Baby boy survives after surgeries

Carl Griffin

Kayla and Carl Griffin were ecstatic when their seemingly perfectly healthy baby boy was born near Dallas on June 4, 2016.

But not even 24 hours later, they knew something was wrong with Carl Thomas ("CT"). He breathed rapidly. He felt clammy. He didn't even cry.

After rounds of observations with several doctors, CT was finally diagnosed with hypoplastic left heart syndrome, a defect in which the left side of the heart is severely underdeveloped.

Doctors then told the Griffins to sign off on blood transfusions and make life-or-death decisions. Not sure whether CT would even survive the 40-minute helicopter ride to the hospital, they advised Mom and Dad to say their goodbyes. Fortunately, CT survived the ride — and four subsequent heart-related surgeries.

Finally approved for a heart transplant at Texas Children's Hospital in Houston, the family left Dallas for good in January 2017. But after 27 days as a patient, doctors determined that CT didn't need a new heart.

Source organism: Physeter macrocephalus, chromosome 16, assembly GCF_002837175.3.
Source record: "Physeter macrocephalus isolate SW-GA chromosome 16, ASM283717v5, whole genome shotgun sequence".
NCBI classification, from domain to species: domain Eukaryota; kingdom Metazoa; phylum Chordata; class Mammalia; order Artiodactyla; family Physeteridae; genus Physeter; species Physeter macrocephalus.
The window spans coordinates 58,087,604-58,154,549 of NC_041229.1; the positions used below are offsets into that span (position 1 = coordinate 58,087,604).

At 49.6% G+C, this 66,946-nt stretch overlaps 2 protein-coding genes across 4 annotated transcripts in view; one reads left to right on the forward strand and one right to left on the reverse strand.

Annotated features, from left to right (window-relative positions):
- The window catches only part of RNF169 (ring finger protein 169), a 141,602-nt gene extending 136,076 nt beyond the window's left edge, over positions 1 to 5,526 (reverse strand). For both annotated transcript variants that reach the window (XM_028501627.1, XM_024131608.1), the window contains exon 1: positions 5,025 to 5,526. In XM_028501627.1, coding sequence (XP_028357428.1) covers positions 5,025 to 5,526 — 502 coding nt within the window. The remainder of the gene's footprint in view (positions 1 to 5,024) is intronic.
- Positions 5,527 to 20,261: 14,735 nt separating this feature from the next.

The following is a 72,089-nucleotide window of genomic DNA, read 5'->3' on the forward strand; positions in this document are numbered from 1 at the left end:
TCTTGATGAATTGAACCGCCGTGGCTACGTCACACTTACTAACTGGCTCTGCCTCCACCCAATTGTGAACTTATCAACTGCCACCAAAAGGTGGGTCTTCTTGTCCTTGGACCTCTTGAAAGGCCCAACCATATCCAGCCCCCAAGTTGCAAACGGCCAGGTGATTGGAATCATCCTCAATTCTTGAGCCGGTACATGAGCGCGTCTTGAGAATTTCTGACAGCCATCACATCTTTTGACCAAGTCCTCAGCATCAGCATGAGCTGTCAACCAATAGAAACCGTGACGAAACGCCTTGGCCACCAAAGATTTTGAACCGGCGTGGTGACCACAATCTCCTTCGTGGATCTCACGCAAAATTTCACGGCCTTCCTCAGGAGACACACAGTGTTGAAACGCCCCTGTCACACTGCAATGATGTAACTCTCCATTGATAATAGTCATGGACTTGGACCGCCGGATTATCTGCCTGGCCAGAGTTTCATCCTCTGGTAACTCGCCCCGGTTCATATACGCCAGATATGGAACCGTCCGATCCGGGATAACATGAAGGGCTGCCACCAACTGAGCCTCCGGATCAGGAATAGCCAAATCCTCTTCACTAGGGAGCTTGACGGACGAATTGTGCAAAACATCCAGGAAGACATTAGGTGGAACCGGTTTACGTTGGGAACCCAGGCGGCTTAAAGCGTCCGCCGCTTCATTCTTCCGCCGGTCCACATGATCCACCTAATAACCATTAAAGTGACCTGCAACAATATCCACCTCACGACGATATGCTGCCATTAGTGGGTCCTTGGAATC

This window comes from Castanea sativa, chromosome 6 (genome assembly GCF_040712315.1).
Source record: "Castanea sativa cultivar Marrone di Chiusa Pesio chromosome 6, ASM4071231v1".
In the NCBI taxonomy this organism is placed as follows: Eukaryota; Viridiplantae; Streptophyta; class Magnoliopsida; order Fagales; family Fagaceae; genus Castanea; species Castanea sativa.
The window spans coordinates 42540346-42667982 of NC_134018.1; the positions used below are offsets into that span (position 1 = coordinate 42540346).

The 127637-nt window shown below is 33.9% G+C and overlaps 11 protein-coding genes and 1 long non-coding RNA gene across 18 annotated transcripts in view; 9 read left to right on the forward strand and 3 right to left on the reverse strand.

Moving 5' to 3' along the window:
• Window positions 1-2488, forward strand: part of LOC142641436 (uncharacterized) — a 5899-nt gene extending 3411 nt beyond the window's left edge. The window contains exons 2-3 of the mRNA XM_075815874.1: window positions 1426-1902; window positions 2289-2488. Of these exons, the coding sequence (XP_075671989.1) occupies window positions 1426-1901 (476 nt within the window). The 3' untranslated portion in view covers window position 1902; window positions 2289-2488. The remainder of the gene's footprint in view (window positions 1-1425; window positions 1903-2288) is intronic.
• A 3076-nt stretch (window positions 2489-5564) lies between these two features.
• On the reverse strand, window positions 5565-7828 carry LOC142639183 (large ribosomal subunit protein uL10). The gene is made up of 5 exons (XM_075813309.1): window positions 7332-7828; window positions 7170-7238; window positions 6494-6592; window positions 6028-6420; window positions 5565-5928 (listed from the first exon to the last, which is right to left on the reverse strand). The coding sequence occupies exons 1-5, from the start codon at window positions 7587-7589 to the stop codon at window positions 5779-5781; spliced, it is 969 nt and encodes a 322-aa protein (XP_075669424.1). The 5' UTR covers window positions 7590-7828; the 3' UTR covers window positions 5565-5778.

By all accounts, he's now a "normal" HLHS patient. He will need more surgery, but through it all, the Griffins remain positive.

"He is literally our pride and joy," Kayla said. "We built a new life in Houston and we would do it over and over and over again for CT." The Griffins know that CT probably wouldn't be alive without research funded by the American Heart Association. That's why they advocate for others and why Kayla now works for the AHA — and "loves every second of it."